14 show caves of the Czech Republic: VISITOR RULES IN EFFECT FROM NOVEMBER 22, 2021 More
Agentura ochrany přírody a krajiny České republiky www.nature.cz
Česká informační agentura životního prostředí (CENIA) www.cenia.cz
Česká geologická služba www.geology.cz
Česká inspekce životního prostředí www.cizp.cz
Český hydrometeorologický ústav portal.chmi.cz
Správa jeskyní České republiky www.jeskynecr.cz
Správa Krkonošského národního parku www.krnap.cz
Správa Národního parku a chráněné krajinné oblasti Šumava www.npsumava.cz
Správa Národního parku České Švýcarsko www.npcs.cz
Správa Národního parku Podyjí www.nppodyji.cz
Státní fond životního prostředí České republiky www.sfzp.cz
Výzkumný ústav vodohospodářský T. G. Masaryka www.vuv.cz
Výzkumný ústav Silva Taroucy pro krajinu a okrasné zahradnictví, v.v.i. www.vukoz.cz

Na Špičáku Cave

Characteristics / History

HISTORY OF THE CAVE AND THEIR OPENING TO THE PUBLIC

The Na Špičáku Cave is among the oldest recorded caves in Europe. As early as in 1430, a gold prospector called Antonius Walle of Krakov mentions the cave in his book “Gold Prospecting Guide” mistaking them for an ancient mining work. Some authors even consider the theory of the cave having been temporarily settled by fugitives who sought refuge from the Tatar invasion as early as 1241. What is certain is that they were discovered while quarrying marble in the Middle Ages. For centuries the cave offered a refuge to individuals or groups of people and was often visited by curious people and adventurers. According to some authors, the Czech Brothers found refuge here and worshipped God after the Battle of White Mountain. It is possible that the cave also served as a hermitage for some time. At the beginning of the 19th century a human skeleton was found in the cave. It is considered to belong to a lone visitor who got lost here and starved to death.

In the 1880s, on a request of the German Mountain Club MSSGV, the cave was explored by the geologist Alexandr Makovsky from Brno, and in 1885 they were mapped by an army topographer called Johan Ripper – a son-in-law of the founder of the Jeseník Spa, V. Priessnitz. His remarkably accurate map was still used in the 20th century. The first written accounts of historical drawings were reported by the Frývald homeland worker Adolf Kettner in 1886.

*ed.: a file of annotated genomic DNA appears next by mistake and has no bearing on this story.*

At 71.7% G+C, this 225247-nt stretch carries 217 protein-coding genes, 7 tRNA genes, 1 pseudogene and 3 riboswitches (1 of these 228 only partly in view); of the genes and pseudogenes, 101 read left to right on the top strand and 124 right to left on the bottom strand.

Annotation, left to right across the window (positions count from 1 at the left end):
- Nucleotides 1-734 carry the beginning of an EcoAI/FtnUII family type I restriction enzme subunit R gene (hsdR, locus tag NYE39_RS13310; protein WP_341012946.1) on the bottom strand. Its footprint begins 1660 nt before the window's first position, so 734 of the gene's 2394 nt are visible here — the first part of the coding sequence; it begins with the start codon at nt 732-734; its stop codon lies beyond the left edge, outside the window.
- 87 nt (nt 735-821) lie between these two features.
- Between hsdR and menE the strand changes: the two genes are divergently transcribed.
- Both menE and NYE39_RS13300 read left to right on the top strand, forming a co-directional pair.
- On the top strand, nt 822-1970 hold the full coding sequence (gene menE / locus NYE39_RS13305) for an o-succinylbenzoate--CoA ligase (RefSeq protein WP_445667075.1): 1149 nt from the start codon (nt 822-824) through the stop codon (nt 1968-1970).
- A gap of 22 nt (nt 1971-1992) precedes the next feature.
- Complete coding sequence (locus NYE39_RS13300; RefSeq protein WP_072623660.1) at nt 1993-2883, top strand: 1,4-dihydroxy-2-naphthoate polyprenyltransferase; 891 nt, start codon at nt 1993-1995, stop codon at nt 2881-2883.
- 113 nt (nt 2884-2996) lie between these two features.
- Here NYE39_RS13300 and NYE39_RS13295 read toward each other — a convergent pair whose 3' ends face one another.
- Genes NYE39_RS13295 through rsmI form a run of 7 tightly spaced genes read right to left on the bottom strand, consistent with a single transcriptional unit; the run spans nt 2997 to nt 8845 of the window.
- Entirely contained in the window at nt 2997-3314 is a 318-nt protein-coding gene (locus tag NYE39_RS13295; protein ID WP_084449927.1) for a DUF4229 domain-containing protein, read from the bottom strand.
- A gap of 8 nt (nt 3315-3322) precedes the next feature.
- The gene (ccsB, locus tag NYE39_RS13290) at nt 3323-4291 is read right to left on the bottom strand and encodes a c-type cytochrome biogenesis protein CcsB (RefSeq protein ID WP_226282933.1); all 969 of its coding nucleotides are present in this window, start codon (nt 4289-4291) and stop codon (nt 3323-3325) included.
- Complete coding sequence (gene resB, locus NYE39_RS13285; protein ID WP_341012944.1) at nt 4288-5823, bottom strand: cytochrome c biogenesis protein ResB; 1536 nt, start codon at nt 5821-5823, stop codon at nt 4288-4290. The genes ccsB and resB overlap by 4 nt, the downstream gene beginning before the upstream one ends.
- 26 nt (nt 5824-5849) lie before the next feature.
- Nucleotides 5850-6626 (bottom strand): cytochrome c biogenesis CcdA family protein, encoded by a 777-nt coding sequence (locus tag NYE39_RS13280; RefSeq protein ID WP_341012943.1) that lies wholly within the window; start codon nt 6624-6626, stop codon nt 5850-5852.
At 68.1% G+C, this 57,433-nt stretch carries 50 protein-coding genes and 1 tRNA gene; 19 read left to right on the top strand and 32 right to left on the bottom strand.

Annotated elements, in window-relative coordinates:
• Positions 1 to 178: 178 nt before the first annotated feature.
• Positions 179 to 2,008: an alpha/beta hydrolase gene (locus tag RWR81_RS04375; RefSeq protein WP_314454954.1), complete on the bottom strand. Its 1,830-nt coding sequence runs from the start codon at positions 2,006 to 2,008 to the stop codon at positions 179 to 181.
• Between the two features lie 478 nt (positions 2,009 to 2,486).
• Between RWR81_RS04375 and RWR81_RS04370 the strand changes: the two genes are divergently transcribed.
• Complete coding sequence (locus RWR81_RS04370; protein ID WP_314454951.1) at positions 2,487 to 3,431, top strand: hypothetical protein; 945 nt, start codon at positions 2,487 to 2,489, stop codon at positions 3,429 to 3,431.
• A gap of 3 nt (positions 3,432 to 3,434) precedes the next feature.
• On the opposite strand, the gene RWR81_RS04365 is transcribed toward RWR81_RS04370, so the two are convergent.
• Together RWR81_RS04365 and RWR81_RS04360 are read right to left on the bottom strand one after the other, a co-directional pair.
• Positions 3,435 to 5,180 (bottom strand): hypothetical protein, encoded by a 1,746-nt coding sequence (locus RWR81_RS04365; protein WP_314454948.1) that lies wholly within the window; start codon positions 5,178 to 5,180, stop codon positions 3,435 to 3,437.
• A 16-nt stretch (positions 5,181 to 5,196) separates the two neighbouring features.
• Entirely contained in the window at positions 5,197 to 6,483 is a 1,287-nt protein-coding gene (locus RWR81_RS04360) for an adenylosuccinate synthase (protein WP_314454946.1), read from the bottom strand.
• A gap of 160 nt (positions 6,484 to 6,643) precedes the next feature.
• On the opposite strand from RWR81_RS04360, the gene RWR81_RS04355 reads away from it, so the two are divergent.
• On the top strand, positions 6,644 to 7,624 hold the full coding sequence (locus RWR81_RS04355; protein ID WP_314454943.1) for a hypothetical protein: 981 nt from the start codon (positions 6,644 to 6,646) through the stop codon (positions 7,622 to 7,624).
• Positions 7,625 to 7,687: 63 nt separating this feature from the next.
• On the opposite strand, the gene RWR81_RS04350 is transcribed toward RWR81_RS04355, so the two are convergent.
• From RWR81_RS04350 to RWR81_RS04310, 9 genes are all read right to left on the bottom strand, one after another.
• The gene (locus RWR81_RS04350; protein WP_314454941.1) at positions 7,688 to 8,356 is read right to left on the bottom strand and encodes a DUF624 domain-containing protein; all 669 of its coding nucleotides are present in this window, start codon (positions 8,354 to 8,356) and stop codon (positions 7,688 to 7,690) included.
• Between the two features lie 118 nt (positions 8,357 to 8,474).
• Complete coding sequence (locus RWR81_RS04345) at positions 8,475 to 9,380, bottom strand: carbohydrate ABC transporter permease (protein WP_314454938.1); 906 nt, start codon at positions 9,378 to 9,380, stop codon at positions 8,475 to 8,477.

In the years 1884–1885, after some simple adjustments, the German Mountain Club MSSGV made the cave accessible to the public. The visitors passed through the ass with a guide and used carbide lamps. Perhaps the high ticket price was the reason for the small attendance and the Club waived the rights to the cave eventually. Nevertheless, the cave was an important tourist centre until World War II. During the war they became a hiding place for people in the near surroundings and also for German soldiers. At the beginning of the year 1947, the cave still provided refuge to members of the Wehrwolf Organisation.

In 1949 the abandoned cave was taken over by the Municipal Corporation of Jeseník and subsequently by the Turista – Severomoravský kras (Tourist – North Moravian Karst) national enterprise, which rearranged them, lit them with electrical light and broke through a new tunnel during the years 1954–1955. The opening ceremony was held in May 1955. In 1994 the access to the cave and some parts of the trail were adapted to suit the parameters of wheelchairs and the cave became barrier-free.